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Category: Ronin Gallery Catalog

Hideo Takeda: Genpei and World Night Tours

Ronin Gallery is exceptionally pleased to present a very special exhibition of the work of Hideo Takeda, featuring humorous and surreal hand-colored original drawings from the World Night Tours series (2012), and the bold, graphic silkscreen prints from his most well known collection, the Genpei series (1985). As one of Japan’s most important creative minds, Takeda’s art invariably speaks to audiences worldwide. Over his long career, Takeda has inhabited multiple identities and worked with innumerable media. Along with countless exhibitions worldwide, his work was featured in a one-man show at the British Museum, entitled Takeda Hideo and the Japanese Cartoon Tradition. His art is firmly rooted in the creative potential inherent in crossing boundaries and the freedom that comes with the refusal to be categorized. As a satirist, cartoonist, printmaker, photographer, illustrator, comedian and provocateur, the only persistent qualities of Takeda’s artistic output are flexibility, adaptation and surprise.

BIOGRAPHY

As one of Japan’s most important creative minds, Takeda Hideo’s work invariably speaks to audiences worldwide. Over his long career, Takeda has inhabited multiple identities and worked with innumerable media. His art is firmly rooted in the creative potential inherent in crossing boundaries and the freedom that comes with the refusal to be categorized. As a satirist, cartoonist, print-maker, photographer, illustrator, comedian, and provocateur, the only persistent qualities of Takeda’s artistic output are flexibility, adaptation, and surprise.

Born in Osaka in 1948, Takeda was accepted to the prestigious Tama Art University, where he completed his degree in sculpture. It was his drawings and works on paper, however, that propelled Takeda into the spotlight, and shortly after graduation he received the prestigious Bungei-Shunju Cartoon Award in 1976. Combining the aesthetics of traditional prints, western cartoons, and textile patterns, Takeda’s work is startling, boldly graphic, often surreal, and subtly beautiful. After a career of more than forty years, his work is in the permanent collections of multiple prestigious institutions, and in addition to the one-man show at the British Museum, his work was also featured on the cover of the museum’s standalone publication on contemporary Japanese art, Contemporary Japanese Prints: Symbols of a Society in Transition (1985).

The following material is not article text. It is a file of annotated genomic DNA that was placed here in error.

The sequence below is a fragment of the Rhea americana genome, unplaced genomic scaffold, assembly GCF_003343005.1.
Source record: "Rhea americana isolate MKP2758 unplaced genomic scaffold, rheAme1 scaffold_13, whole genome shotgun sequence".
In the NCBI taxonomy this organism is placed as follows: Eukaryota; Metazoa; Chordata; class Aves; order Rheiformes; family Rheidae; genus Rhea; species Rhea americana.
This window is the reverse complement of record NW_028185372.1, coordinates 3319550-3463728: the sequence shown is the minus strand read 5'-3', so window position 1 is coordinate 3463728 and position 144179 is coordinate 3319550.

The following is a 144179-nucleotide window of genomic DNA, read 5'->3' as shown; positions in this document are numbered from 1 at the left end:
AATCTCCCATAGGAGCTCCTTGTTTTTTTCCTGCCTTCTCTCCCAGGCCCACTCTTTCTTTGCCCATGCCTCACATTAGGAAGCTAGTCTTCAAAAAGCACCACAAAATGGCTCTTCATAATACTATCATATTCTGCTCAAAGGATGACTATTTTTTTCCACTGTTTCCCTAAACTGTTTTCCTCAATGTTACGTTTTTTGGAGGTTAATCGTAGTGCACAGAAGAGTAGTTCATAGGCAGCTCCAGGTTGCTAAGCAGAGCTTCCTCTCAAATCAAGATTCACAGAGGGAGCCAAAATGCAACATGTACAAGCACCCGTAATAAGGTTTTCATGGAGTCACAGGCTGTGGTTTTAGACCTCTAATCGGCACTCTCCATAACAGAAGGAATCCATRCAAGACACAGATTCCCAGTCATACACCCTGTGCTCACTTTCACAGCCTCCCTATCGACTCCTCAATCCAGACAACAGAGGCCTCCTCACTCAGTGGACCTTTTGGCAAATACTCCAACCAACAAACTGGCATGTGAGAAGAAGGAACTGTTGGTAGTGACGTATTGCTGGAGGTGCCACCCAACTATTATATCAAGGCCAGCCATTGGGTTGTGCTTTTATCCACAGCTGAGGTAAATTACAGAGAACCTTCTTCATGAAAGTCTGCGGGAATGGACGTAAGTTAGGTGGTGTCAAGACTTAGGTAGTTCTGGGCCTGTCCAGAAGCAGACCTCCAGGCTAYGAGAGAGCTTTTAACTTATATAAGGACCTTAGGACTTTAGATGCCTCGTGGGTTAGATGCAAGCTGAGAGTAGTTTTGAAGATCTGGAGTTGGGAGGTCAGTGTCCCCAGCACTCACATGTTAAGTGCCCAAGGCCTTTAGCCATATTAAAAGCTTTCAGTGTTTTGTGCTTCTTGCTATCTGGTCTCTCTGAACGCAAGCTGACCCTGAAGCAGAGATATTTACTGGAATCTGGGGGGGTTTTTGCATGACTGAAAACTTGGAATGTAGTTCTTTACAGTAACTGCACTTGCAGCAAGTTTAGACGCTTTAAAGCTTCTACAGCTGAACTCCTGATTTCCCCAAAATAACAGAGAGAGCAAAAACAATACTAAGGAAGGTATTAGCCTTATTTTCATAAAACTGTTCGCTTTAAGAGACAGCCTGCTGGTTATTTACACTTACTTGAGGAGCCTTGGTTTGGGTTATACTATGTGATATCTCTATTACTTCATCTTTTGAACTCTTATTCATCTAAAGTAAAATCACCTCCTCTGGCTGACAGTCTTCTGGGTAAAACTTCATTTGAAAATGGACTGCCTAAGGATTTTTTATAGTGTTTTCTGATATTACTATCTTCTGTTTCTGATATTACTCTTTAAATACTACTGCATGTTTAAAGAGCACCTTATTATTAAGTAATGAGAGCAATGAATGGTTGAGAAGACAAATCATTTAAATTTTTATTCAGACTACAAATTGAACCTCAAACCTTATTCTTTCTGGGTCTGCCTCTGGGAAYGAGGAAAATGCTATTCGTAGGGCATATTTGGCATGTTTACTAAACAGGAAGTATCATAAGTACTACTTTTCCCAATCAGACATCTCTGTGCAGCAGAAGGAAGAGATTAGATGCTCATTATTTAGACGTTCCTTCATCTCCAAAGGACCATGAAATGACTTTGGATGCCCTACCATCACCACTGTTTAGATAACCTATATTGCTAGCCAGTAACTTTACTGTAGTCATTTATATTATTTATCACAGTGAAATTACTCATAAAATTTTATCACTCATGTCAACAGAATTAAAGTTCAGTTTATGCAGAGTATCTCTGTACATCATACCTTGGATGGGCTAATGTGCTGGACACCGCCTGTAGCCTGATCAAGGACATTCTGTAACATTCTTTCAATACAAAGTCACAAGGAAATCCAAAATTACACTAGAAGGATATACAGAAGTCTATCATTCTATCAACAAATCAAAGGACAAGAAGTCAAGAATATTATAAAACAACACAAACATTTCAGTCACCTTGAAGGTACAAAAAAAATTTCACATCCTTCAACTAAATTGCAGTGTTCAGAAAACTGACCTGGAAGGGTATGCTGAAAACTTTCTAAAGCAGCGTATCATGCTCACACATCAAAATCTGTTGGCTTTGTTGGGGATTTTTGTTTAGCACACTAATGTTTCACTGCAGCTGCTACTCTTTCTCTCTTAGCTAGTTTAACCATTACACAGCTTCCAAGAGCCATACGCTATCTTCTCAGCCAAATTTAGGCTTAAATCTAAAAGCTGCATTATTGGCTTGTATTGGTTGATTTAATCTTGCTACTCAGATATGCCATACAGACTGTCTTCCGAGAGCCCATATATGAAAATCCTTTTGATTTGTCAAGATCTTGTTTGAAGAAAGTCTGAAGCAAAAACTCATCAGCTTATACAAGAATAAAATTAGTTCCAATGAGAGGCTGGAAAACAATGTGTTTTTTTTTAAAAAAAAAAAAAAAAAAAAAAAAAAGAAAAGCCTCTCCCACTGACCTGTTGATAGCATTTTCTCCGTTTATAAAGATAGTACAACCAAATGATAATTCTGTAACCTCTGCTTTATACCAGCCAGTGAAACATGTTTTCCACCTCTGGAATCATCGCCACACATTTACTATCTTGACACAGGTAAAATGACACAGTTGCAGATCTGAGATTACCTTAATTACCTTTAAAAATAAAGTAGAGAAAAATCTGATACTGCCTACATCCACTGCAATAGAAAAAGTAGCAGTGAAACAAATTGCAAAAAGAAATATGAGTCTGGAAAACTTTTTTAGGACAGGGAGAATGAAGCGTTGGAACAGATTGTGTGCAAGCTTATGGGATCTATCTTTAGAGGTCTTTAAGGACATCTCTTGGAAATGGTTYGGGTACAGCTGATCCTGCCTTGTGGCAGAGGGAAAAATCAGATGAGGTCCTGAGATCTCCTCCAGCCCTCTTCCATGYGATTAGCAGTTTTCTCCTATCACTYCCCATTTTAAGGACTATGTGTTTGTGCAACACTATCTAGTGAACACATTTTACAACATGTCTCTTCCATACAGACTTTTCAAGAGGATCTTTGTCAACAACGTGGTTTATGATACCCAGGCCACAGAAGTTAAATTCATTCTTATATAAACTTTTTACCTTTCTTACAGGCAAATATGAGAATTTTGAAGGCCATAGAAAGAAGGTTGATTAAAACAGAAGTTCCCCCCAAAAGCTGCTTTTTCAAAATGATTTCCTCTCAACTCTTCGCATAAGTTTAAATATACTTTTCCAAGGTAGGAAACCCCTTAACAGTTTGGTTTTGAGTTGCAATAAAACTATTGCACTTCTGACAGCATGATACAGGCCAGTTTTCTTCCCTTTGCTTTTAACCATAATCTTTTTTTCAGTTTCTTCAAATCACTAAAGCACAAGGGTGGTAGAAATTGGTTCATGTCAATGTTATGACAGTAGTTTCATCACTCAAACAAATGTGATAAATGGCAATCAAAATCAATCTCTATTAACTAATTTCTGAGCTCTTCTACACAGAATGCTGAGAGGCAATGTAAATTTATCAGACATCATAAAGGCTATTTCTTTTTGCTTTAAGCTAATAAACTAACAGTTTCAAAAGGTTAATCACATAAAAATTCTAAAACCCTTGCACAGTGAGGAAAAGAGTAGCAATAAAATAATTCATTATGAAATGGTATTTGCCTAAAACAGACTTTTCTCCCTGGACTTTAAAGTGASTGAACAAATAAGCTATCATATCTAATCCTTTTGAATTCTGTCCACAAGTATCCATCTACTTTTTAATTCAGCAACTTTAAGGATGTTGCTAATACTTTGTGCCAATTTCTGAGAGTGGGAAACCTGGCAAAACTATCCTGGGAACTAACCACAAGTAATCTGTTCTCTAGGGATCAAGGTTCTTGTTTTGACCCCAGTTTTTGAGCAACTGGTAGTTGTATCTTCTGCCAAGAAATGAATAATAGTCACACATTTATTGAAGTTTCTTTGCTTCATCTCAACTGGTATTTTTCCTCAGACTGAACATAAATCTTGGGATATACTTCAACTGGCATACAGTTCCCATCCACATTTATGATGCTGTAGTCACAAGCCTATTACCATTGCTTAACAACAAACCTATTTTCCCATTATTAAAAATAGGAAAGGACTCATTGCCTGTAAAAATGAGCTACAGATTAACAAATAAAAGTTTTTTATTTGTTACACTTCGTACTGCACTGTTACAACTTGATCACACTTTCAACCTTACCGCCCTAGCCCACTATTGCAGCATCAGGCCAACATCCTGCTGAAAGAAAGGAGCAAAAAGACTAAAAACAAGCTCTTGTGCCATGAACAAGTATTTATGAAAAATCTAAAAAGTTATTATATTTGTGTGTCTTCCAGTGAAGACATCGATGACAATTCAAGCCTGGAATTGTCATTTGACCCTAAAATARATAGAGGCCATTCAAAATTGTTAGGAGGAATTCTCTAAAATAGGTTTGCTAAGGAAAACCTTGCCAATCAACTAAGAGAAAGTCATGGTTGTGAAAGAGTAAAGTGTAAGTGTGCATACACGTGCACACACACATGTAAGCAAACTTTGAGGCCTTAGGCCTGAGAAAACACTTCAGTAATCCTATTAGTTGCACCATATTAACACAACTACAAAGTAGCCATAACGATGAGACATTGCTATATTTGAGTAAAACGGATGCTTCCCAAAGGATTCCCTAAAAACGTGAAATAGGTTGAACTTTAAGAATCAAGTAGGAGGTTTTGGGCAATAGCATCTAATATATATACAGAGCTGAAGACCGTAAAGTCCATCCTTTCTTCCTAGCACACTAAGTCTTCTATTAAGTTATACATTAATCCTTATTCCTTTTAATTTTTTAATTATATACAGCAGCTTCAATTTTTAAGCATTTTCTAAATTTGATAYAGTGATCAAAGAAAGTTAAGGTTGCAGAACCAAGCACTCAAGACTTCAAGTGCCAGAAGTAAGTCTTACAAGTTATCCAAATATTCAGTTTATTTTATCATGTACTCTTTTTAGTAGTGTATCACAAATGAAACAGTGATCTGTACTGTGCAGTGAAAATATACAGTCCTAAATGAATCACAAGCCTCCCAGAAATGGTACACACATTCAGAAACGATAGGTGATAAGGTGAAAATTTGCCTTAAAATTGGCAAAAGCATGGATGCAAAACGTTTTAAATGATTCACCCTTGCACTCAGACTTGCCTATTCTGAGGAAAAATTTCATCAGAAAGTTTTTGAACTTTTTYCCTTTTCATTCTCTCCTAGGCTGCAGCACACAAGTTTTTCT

This exhibition features hand-colored original paintings from World Night Tours series (2012), and silkscreen prints from his most well known collection, the Genpei series (1985). The World Night Tours series combines humor, sex, politics, and startling graphic compositions. The Genpei series is composed of colorful silkscreens, drawing inspiration from the Minamoto-Taira clan wars depicted in the ukiyo-e tradition. All of these images, whether illustrated or printed, revel in the individual hand of the artist, in the intimacy of a recognizable style, and the combination of satire, eros, and striking aesthetics.

This combination of eroticism and social commentary is reminiscent of Edo-period masters like Kuniyoshi, and marks him as the true inheritor of the ukiyo-e tradition. And yet, Takeda rarely chooses to be identified as an “artist,” preferring instead to think of himself as a “cartoonist,” a poor English translation of the Japanese manga-ka. The mangaka has a rich heritage and significance in Japan, related both to contemporary popular culture and certain facets of historical visual expression dating back to the Edo-period. In this sense, we can begin to see the power and significance of Takeda’s creative vision and artistic choices. Takeda faces the challenges inherent in the genre of illustration or cartoon and meets them head on, just as he fearlessly tackles the elusive balance between contemporary global culture and Japanese history. The mastery of line in the World Night Tours transmits the complexity of intense emotion, brutal humor, and sexual innuendo in just a few strokes of a pen, revealing his holistic artistic skill. The complicated and sophisticated patterning of the Genpei series recalls both traditional kimono embroidery and the flexing, rippling tattoos of yakuza gangsters, even as each image in the series maintains a purely contemporary sense of composition and narrative.